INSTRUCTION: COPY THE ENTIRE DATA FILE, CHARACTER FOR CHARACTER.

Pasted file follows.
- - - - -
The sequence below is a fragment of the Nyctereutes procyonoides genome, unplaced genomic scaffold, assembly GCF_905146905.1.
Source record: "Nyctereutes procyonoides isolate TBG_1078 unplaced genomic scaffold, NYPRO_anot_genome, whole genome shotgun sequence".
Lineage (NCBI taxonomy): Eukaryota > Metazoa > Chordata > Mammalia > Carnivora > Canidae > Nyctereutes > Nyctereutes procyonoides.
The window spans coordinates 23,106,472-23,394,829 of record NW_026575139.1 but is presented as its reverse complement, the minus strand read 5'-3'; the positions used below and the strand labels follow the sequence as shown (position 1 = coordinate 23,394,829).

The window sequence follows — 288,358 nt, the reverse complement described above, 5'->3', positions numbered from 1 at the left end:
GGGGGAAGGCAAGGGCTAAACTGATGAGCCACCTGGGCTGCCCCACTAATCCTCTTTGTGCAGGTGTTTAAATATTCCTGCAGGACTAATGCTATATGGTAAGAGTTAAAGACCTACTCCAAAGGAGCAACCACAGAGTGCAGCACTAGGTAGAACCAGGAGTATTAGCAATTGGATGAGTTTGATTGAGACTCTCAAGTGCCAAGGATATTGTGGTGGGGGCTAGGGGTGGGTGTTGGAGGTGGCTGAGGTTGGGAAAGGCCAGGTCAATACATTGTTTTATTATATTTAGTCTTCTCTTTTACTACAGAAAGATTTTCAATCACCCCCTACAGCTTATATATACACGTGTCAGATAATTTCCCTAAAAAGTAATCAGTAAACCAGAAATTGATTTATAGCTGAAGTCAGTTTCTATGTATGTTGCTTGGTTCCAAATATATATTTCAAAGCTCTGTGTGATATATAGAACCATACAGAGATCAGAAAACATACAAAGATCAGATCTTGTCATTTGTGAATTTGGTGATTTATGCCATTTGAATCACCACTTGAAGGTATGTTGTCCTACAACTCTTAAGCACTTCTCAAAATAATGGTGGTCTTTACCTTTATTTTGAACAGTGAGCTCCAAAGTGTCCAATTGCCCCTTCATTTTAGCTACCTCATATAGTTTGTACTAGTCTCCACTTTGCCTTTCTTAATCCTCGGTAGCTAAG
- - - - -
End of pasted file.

The sequence below is a fragment of the Nyctereutes procyonoides genome, unplaced genomic scaffold, assembly GCF_905146905.1.
Source record: "Nyctereutes procyonoides isolate TBG_1078 unplaced genomic scaffold, NYPRO_anot_genome, whole genome shotgun sequence".
Lineage (NCBI taxonomy): Eukaryota > Metazoa > Chordata > Mammalia > Carnivora > Canidae > Nyctereutes > Nyctereutes procyonoides.
The window spans coordinates 23,106,472-23,394,829 of record NW_026575139.1 but is presented as its reverse complement, the minus strand read 5'-3'; the positions used below and the strand labels follow the sequence as shown (position 1 = coordinate 23,394,829).

The window sequence follows — 288,358 nt, the reverse complement described above, 5'->3', positions numbered from 1 at the left end:
GGGGGAAGGCAAGGGCTAAACTGATGAGCCACCTGGGCTGCCCCACTAATCCTCTTTGTGCAGGTGTTTAAATATTCCTGCAGGACTAATGCTATATGGTAAGAGTTAAAGACCTACTCCAAAGGAGCAACCACAGAGTGCAGCACTAGGTAGAACCAGGAGTATTAGCAATTGGATGAGTTTGATTGAGACTCTCAAGTGCCAAGGATATTGTGGTGGGGGCTAGGGGTGGGTGTTGGAGGTGGCTGAGGTTGGGAAAGGCCAGGTCAATACATTGTTTTATTATATTTAGTCTTCTCTTTTACTACAGAAAGATTTTCAATCACCCCCTACAGCTTATATATACACGTGTCAGATAATTTCCCTAAAAAGTAATCAGTAAACCAGAAATTGATTTATAGCTGAAGTCAGTTTCTATGTATGTTGCTTGGTTCCAAATATATATTTCAAAGCTCTGTGTGATATATAGAACCATACAGAGATCAGAAAACATACAAAGATCAGATCTTGTCATTTGTGAATTTGGTGATTTATGCCATTTGAATCACCACTTGAAGGTATGTTGTCCTACAACTCTTAAGCACTTCTCAAAATAATGGTGGTCTTTACCTTTATTTTGAACAGTGAGCTCCAAAGTGTCCAATTGCCCCTTCATTTTAGCTACCTCATATAGTTTGTACTAGTCTCCACTTTGCCTTTCTTAATCCTCGGTAGCTAAG